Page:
Is Smoked Glass In Furniture And Decor Coming Back In Style?

A seductive yet sophisticated era synonymous with warm amber tones, low-slung seating, and lots and lots of rattan, the 1970s also saw smoked glass decor and furniture pieces become staple stylish additions to most homes. And despite disappearing for quite a few decades, it seems that these tinted and foggy furnishings are back on trend — alongside a few of their retro companions!

Clearly aptly named, according to Domino, this famous smoked effect is achieved by quite literally holding glass sheets against a flame until they build up enough of a coating of smoke residue to achieve the desired level of fog. Giving the glass more of a hazy and mysterious finish than your typical translucent piece, there's just something a little more subtle about smoked glass that seems to make it capable of seamlessly fitting in with most decor styles. But is this smoked glass revival really set to stick around?

Seventies smoked glass meets seductive modern design

A technique that's seen in so many of today's trending pendant lights, glassware, and even coffee tables, it's clear that smoked glass is definitely making a comeback — although not just in the nostalgic way you might think. In fact, there are some really obvious differences between retro-inspired smoked glass decor and this newer wave of pieces that feel more in line with a contemporary and refined aesthetic.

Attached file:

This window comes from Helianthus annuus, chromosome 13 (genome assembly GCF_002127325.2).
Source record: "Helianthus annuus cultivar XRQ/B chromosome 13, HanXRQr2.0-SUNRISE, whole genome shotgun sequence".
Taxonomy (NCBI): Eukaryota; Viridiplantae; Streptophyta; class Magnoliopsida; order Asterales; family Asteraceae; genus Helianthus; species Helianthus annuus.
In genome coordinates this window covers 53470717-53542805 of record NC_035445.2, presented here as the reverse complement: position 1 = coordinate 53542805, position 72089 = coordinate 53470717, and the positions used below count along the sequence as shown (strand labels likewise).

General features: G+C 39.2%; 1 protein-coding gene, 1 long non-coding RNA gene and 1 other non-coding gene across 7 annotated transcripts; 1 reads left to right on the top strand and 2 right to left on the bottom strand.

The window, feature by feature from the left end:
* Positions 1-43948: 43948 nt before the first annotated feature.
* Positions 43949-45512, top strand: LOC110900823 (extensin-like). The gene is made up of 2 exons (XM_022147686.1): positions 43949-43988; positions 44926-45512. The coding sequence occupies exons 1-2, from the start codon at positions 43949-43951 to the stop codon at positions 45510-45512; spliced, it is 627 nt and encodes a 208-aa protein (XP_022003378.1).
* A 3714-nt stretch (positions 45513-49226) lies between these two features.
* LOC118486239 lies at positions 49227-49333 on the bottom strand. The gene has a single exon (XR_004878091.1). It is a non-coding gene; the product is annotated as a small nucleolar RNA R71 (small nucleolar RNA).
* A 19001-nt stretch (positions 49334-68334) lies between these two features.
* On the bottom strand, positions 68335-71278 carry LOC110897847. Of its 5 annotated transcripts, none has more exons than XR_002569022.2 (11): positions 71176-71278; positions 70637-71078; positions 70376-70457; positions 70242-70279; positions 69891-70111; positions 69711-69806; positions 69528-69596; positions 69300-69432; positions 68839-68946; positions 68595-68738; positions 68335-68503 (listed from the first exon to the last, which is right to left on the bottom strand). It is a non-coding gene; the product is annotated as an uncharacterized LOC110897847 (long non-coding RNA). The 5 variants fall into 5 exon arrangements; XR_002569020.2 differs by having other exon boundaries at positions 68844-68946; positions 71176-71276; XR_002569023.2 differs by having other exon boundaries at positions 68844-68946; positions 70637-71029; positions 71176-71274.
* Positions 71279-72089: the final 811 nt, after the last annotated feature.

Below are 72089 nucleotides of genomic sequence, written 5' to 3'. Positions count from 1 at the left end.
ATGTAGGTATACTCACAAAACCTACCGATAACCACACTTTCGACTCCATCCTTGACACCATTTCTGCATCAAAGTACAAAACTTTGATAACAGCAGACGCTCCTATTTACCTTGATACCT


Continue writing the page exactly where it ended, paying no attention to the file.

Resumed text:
While lovers of the eclectic 1970s style might lean toward incorporating shapely smoked glass accessories with a warm brown or amber tint, those who veer more toward contemporary design are discovering how smokey black glass can really give their homes a soft yet sleek finish. According to Fads, smoked black glass can be used in much larger quantities than brown — without appearing too overbearing — and looks especially chic when used paired with glossy white or contemporary chrome fittings and fixtures.

So, yes — smoked glass is most definitely making a comeback — this 1970s design feature is simply evolving to fit in with even more aesthetics.